What is a Culture Shock and How to Successfully Deal With It

What is a Culture Shock
This article explains in detail the term, culture shock, its various stages, and its impact on people.
SocialMettle Staff
Last Updated: Dec 21, 2017
Culture shock can be defined as a psychological condition which a person experiences when exposed to a completely different set of people, whose values and behavior are in stark contrast to what he or she has been brought up to believe as right. Thus, it can be experienced by anybody who is in a new country or has shifted from a town or village to a city.

Reverse culture shock, on the other hand, is a condition faced by people who return to their home country after having stayed in another place for a long time. The symptoms are usually similar, however, the affected person often finds this more surprising and difficult to deal with than the original culture shock.

Stages

Honeymoon Stage
This is a period marked by new discoveries. In this stage, the individual comes across new habits of the people, new kinds of foods, a new pace of living, etc. In most instances, the person is amazed and excited to discover the new culture.

Negotiation Stage
After the initial phase is over, the individual starts feeling left out, isolated, and confused due to his inability to mingle with others. Not having a support system such as friends and family close by, further aggravates the feeling of inadequacy and isolation. The individual, at this stage, starts to reject whatever the new culture has to offer. He may react angrily or become frustrated, which is considered very normal at this stage.

Adjustment Stage
In the adjustment stage, an individual starts finding his own place in the new environment. He starts adapting to some of the ways of the new culture and is now in a better position to deal with the situation. He begins to understand the culture a bit more, so his negative reactions seen in the previous stage, start to diminish.

Mastery Stage
In the final stage, the individual imbibes some of the values of the new culture and retains a few of the old ones. He incorporates all those qualities which he feels will help him live comfortably at the new place.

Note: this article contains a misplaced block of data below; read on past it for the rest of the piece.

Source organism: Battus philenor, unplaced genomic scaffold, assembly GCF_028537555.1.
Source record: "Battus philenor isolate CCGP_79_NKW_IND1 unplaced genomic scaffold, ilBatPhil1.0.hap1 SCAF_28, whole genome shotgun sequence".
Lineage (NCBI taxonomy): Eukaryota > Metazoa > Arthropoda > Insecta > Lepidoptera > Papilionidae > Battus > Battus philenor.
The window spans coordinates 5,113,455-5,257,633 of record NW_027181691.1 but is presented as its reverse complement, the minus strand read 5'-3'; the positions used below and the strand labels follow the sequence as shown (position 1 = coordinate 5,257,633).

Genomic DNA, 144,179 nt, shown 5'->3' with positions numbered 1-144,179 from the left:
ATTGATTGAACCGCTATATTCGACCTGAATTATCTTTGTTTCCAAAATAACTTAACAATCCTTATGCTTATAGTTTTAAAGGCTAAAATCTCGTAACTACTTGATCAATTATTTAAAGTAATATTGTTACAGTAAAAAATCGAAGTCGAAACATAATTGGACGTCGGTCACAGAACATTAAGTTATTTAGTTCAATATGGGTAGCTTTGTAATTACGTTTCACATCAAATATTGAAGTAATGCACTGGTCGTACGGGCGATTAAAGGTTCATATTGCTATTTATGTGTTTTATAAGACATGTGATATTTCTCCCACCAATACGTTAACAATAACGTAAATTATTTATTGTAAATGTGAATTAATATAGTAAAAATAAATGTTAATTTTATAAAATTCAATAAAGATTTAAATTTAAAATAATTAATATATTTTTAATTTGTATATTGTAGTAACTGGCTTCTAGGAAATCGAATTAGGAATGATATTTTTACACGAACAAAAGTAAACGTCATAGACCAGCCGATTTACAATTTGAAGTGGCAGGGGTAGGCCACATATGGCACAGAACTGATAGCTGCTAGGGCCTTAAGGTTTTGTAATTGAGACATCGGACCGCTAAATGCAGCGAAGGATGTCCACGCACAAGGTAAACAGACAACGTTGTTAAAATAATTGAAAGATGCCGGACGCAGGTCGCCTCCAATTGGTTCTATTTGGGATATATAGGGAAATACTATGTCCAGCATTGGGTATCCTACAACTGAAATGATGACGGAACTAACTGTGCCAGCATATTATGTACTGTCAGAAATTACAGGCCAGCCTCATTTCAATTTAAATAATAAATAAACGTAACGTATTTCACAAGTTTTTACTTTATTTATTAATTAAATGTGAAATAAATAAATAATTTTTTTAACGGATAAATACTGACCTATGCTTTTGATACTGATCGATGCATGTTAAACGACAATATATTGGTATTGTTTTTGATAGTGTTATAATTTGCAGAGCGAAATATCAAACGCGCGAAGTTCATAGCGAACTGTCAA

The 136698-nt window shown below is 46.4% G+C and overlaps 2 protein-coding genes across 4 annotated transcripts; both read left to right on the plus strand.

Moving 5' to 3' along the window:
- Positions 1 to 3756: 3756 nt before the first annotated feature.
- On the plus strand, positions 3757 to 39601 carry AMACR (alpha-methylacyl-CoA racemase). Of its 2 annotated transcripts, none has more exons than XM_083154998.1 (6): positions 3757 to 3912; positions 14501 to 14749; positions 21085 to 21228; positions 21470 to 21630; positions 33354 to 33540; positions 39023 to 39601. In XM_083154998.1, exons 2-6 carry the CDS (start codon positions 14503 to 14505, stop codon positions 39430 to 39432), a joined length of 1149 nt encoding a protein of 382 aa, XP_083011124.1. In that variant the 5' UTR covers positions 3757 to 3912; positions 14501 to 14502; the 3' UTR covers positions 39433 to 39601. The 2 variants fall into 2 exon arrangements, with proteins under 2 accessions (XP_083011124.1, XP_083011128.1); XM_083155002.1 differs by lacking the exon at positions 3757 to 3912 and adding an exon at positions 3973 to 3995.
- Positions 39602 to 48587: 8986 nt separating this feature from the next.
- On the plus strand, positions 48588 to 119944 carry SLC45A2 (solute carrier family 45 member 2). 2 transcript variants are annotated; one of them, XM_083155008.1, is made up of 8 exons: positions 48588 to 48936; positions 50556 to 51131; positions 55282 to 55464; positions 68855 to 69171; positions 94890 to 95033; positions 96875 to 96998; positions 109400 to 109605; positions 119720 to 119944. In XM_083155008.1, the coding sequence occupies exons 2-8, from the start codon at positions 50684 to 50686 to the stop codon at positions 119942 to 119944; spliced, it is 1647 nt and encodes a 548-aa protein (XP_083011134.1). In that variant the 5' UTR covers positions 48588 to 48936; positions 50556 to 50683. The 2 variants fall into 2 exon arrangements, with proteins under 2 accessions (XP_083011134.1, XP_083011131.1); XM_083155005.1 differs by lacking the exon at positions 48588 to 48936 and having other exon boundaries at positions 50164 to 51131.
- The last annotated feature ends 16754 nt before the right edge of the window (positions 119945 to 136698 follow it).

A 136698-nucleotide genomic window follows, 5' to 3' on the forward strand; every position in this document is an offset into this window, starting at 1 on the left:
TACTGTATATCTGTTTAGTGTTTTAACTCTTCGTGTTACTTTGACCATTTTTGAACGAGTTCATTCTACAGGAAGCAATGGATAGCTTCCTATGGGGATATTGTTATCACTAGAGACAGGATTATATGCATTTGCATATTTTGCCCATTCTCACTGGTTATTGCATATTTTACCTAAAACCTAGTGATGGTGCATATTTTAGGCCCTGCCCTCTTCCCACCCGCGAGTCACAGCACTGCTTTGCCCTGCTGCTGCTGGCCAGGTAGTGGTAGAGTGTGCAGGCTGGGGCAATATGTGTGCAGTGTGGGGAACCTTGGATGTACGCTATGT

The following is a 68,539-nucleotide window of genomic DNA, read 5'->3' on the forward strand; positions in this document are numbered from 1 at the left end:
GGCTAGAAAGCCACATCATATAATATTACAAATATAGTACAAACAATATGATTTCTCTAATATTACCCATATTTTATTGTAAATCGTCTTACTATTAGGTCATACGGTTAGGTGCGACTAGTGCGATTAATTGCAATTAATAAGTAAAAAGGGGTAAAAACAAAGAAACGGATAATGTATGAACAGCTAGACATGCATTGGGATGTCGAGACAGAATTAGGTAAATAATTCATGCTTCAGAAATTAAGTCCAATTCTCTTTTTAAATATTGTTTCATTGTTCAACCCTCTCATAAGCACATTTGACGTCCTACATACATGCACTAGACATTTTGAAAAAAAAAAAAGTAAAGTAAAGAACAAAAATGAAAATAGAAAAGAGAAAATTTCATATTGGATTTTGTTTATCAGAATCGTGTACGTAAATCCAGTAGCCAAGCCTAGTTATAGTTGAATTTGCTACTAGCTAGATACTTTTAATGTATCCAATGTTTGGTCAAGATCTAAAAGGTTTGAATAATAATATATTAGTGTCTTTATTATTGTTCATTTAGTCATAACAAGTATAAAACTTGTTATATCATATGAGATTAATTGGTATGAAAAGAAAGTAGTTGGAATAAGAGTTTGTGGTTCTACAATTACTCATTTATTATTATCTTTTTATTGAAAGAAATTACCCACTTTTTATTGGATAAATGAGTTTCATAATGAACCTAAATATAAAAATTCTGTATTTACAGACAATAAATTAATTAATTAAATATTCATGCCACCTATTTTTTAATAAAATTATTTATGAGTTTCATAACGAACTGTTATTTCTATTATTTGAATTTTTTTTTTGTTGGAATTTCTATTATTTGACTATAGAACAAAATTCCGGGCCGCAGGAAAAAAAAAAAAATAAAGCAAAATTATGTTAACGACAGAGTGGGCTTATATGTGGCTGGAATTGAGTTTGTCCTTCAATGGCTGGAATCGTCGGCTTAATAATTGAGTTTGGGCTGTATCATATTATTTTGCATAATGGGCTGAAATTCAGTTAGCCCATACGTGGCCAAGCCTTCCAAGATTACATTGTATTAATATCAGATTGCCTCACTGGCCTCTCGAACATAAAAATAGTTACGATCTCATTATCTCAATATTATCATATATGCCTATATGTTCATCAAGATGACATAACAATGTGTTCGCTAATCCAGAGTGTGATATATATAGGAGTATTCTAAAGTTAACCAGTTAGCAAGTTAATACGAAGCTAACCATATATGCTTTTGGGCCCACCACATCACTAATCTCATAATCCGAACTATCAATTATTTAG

Symptoms

To give an example, Asians such as Indians and Chinese, face a huge culture shock when they move to America to work here. These people, with a different set of values, are initially not accustomed to the way of living in the US and find it difficult to cope with a new environment. They may experience some of the symptoms such as:
  • homesickness
  • withdrawing from others
  • boredom
  • stress
  • irritation and disorientation
  • excessive sleep
  • alcoholism
  • deterioration in health
  • sadness
  • loss of identity
  • loss of confidence
  • vulnerability
How to Deal with It

An individual, in a new place and circumstances, can do a number of things to adjust well to the new environment. The most important thing needed is patience, as this process takes time. The next thing one should do is to develop a hobby or interest that will be engaging. Exercise would help to keep the body in shape to adjust to the new climate and surroundings.

The individual should try to learn as much as he can about the new culture, language, and customs. Taking up a course on the local language would help to break the communication barrier. One can also join a volunteer organization to learn more about the community. Lastly, staying in touch with people from his home country who have shifted residence, talking with family and friends on a regular basis, are some other things that will help the person to deal with this situation.

The key to managing this condition is to be receptive to change and taking the right steps with a positive outlook.
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